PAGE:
In addition, less experienced people may find it difficult to use appropriate domain-specific language and formulate questions outside of their area of expertise. This is due in part to the non-expert's lack of familiarity with domain-specific technical terms (or jargon) and the proper use of this jargon. A user's lack of knowledge of jargon or domain-specific vocabulary can frustrate information retrieval because of mismatches between the non-experienced user's query expression and the language used or expressed in expert documents or publications.

Ascertaining a user's level of expertise in a particular domain or area is generally difficult. This has conventionally been done using subjective assessments, such as questionnaires. Relying on a user's own assessment of expertise may not be accurate since people often misrepresent their level of expertise or can overlook an area of expertise they may have forgotten.

The discussion above is merely provided as general background information and is not intended to be used as an aid in determining the scope of the claimed subject matter.

SUMMARY

A system and model is used to determine a level of a user's expertise in a particular domain. In the embodiments described, the expertise model is generated by extracting jargon-based features from a training text corpus. A model training component uses the extracted features to generate the expertise model. The expertise model can be used for varied applications such as determining a user's level of expertise in association with providing help resources in response to a user help inquiry, ordering or re-ranking query results for information retrieval, or identifying subject matter experts, among other applications.

This Summary is provided to introduce a selection of concepts in a simplified form that are further described below in the Detailed Description. This Summary is not intended to identify key features or essential features of the claimed subject matter, nor is it intended to be used as an aid in determining the scope of the claimed subject matter

BRIEF DESCRIPTION OF THE DRAWINGS

FIG. 1 is a block diagram of one illustrative environment in which the present invention can be used.

FIG. 2 is a block diagram of one illustrative embodiment of an expertise model generation system.

FIG. 3 is a flow chart illustrating an illustrative embodiment for generating an expertise model.

FIG. 4 is a flow chart of an illustrative embodiment for generating an expertise model using jargon-based features.

FIG. 5 is a block diagram of a system for determining expertise based upon an expertise model.

FIG. 6 is a flow chart of an illustrative embodiment including steps for determining expertise.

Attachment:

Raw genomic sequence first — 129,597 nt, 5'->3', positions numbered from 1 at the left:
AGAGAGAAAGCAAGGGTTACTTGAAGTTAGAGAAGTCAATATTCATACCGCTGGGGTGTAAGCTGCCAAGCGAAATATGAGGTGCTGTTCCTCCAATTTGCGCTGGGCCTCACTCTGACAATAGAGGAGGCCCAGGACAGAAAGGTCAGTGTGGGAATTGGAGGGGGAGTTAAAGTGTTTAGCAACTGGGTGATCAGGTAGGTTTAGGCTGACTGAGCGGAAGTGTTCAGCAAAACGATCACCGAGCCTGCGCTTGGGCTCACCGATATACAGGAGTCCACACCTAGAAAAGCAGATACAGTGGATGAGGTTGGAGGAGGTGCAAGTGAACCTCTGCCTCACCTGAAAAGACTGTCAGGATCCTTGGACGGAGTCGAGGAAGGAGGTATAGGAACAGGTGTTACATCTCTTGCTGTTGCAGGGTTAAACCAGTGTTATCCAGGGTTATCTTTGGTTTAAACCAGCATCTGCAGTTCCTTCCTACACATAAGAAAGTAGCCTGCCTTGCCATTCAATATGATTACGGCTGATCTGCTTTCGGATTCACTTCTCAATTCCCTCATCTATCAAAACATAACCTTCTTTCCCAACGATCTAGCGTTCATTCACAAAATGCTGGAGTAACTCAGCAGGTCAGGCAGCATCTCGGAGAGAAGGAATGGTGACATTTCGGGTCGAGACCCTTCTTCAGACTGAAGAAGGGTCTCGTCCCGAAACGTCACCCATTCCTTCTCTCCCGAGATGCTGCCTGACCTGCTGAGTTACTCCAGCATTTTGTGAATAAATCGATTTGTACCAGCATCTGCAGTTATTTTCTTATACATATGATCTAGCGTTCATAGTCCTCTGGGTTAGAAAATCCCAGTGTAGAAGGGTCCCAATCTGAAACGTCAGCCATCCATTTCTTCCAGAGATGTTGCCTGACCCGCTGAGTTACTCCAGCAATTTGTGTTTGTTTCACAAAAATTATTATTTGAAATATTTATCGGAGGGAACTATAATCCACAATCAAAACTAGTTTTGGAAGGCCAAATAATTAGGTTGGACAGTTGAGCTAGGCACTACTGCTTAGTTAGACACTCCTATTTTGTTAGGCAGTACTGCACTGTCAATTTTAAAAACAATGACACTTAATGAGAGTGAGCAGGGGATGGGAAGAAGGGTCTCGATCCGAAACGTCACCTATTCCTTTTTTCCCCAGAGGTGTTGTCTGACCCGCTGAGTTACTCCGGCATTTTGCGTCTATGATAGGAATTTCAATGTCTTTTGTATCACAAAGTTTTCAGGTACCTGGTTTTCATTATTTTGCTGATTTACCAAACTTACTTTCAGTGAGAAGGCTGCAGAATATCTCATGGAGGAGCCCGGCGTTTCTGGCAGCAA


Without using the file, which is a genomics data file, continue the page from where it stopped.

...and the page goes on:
DETAILED DESCRIPTION

The present application relates to user modeling. Prior to describing it in great detail one embodiment of an environment in which it can be used will be described.

The computing system environment 100 shown in FIG. 1 is only one example of a suitable computing environment and is not intended to suggest any limitation as to the scope of use or functionality of the invention. Neither should the computing environment 100 be interpreted as having any dependency or requirement relating to any one or combination of components illustrated in the exemplary operating environment 100.

The invention is operational with numerous other general purpose or special purpose computing system environments or configurations. Examples of well known computing systems, environments, and/or configurations that may be suitable for use with the invention include, but are not limited to, personal computers, server computers, hand-held or laptop devices, multiprocessor systems, microprocessor-based systems, set top boxes, programmable consumer electronics, network PCs, minicomputers, mainframe computers, distributed computing environments that include any of the above systems or devices, and the like.

The invention may be described in the general context of computer-executable instructions, such as program modules, being executed by a computer. Generally, program modules include routines, programs, objects, components, data structures, etc. that perform particular tasks or implement particular abstract data types. Those skilled in the art can implement aspects of the present invention as instructions stored on computer readable media based on the description and figures provided herein.

The invention may also be practiced in distributed computing environments where tasks are performed by remote processing devices that are linked through a communications network. In a distributed computing environment, program modules may be located in both local and remote computer storage media including memory storage devices.

With reference to FIG. 1, an exemplary system for implementing the invention includes a general purpose computing device in the form of a computer 110. Components of computer 110 may include, but are not limited to, a processing unit 120, a system memory 130, and a system bus 121 that couples various system components including the system memory to the processing unit 120. The system bus 121 may be any of several types of bus structures including a memory bus or memory controller, a peripheral bus, and a local bus using any of a variety of bus architectures. By way of example, and not limitation, such architectures include Industry Standard Architecture (ISA) bus, Micro Channel Architecture (MCA) bus, Enhanced ISA (EISA) bus, Video Electronics Standards Association (VESA) local bus, and Peripheral Component Interconnect (PCI) bus also known as Mezzanine bus.